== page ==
In a lengthy ruling covering many issues related to a trial, the Georgia Court of Appeals affirmed the exclusion of a doctor’s past substance abuse issues on the grounds of relevance. In the case of Doherty v. Brown, et al., issued on November 18, 2016, the Court addressed numerous issues arising out of a $22 million verdict against a pain physician and his practice group. The Plaintiff claimed that the doctor’s past substance abuse issues went to the question of “patient safety.” The doctor moved in limine and the trial court granted the motion. When Plaintiff attempted to bring it up at trial, the doctor objected and the trial court sustained the objection. On appeal, Plaintiff claimed the evidence should have been admitted. The Court disagreed, holding that the trial court properly exercised its discretion to exclude the evidence because there was no proof the doctor was impaired at the time of the surgery at issue.
The take-home is that the appellate courts have repeatedly held that evidence of a physician’s past substance use or abuse is not relevant to the issue of malpractice unless there is proof of impairment at the time of the incident.
In the case of Hospital Specialists of Georgia, Inc. v. Gray, October 27, 2016, the Georgia Court of Appeals held that the trial court properly denied summary judgment to a practice group based on “substitution” of a second doctor after expiration of the statute of limitations, limiting the case of Thomas v. Medical Center of Central Georgia.
Plaintiff Gray’s wife died after developing ARDS. Plaintiff sued Hospital Specialists of Georgia (“HSG”). Plaintiff alleged that Dr. Garrison was an employee or agent of HSG and that he was negligent and caused his wife’s death. Counsel for HSG met with Dr. Garrison shortly after the complaint was filed and determined that Dr. Ellis had treated Ms. Gray, not Dr. Garrison. The appellate decision is light on facts, so it is not clear whether this was disclosed in discovery or not.
Over three and a half years after the death and 1.5 years after expiration of the statute of limitations, HSG moved for summary judgment on the grounds there was no evidence Dr. Garrison caused Ms. Gray’s death. Plaintiff then amended the complaint “to clarify” that Dr. Ellis was the doctor for whom HSG was vicariously liable. HSG moved for summary judgment on this claim as well, claiming expiration of the statute of limitations and relying on Thomas v. Medical Center of Central Georgia.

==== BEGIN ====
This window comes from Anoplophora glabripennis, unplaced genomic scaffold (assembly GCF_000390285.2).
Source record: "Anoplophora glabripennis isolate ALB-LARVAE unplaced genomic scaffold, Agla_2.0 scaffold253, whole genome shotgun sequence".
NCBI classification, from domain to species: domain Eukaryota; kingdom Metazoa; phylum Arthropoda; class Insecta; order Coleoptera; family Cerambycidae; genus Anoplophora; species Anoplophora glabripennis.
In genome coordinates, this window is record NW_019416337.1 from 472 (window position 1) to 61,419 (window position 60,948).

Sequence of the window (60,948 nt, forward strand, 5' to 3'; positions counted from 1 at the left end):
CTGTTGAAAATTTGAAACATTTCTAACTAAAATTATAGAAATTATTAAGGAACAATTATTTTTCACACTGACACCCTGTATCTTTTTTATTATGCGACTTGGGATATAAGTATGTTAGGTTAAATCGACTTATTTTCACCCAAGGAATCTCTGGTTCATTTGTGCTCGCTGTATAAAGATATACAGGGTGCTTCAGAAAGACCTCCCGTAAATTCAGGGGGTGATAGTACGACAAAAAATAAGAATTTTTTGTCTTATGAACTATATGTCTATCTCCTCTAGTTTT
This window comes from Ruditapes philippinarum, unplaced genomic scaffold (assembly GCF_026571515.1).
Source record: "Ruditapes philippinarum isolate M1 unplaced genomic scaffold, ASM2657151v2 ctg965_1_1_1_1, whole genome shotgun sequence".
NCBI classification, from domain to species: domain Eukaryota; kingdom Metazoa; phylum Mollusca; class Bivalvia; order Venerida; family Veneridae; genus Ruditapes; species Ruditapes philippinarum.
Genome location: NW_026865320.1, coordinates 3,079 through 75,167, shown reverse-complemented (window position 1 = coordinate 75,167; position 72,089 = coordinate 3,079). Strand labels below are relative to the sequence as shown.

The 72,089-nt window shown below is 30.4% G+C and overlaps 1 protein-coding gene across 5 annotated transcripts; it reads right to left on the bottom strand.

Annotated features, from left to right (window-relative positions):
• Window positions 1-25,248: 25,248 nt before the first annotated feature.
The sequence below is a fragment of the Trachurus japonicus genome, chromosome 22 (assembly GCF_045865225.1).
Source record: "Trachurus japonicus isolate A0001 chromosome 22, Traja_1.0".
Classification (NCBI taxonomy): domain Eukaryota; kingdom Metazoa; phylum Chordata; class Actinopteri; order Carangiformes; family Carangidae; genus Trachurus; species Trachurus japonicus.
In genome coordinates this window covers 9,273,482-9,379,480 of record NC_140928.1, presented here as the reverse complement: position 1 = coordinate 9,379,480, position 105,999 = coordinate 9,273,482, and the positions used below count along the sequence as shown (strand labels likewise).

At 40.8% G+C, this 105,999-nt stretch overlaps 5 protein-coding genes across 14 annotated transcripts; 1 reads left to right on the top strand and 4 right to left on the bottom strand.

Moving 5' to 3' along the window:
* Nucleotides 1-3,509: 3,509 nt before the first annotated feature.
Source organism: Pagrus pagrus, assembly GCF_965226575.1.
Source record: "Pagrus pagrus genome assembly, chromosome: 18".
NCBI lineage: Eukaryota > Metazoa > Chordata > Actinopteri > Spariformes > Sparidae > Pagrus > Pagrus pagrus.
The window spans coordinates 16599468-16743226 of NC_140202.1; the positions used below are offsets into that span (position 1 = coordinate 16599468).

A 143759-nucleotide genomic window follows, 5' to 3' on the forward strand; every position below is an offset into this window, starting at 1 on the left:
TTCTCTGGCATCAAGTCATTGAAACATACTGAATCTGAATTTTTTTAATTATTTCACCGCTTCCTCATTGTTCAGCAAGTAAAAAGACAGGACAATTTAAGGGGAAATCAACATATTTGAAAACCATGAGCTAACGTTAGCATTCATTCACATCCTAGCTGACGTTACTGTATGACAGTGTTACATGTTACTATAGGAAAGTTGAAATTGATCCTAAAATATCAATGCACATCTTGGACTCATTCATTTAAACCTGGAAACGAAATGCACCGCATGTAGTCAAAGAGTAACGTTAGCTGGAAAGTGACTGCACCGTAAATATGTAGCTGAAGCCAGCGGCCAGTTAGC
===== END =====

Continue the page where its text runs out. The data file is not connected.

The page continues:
The Court of Appeals held that Plaintiff “simply corrected a misnomer” and that the claims against Dr. Ellis were exactly the same as the claims against Dr. Garrison, as distinguished from the Thomas case. The Court reasoned that there was no surprise to HSG and that Plaintiff properly submitted an amended affidavit with opinions against Dr. Ellis.
This decision stands out from other appellate decisions regarding “misnomers,” which has historically been used to correct the wrong name for the right person, as opposed to substituting one person for another. The Court did not address the statute of limitations argument in the decision.
What happens when a pregnant woman refuses treatment that a provider believes is beneficial to both her and the fetus? The American College of Obstetricians and Gynecologists just issued a new Committee Opinion on just this topic (ACOG No. 664). According to ACOG, the committee opinion was necessary to address the balance between the provider’s “ethical obligation to safeguard the pregnant woman’s autonomy” and the “ethical desire to optimize the health of the fetus.” In the Opinion, ACOG opposes “forced compliance,” which it defines as “the alternative to respecting violations of bodily integrity, power differentials, and gender equality.”
The Committee opined that, in general, a pregnant woman has the right to refuse treatment, even if that treatment is needed to maintain life. The Committee encourages providers to engage in active dispute resolution when the woman refuses treatment, including “eliciting the patient’s reasoning, lived experience, and values.” The Committee warns against providers evoking “conscience as a justification to attempt to coerce a patient into accepting care that she does not desire.”
The Committee Opinion appears to be part of a larger movement related to patient autonomy, recognition of a category known as “obstetric violence,” and updating the Hippocratic charge for the provider for the modern age.
Partner Eric Frisch is speaking on this topic at the ACI Conference on Obstetrics and Gynecology legal issues on June 22-23 in Philadelphia.
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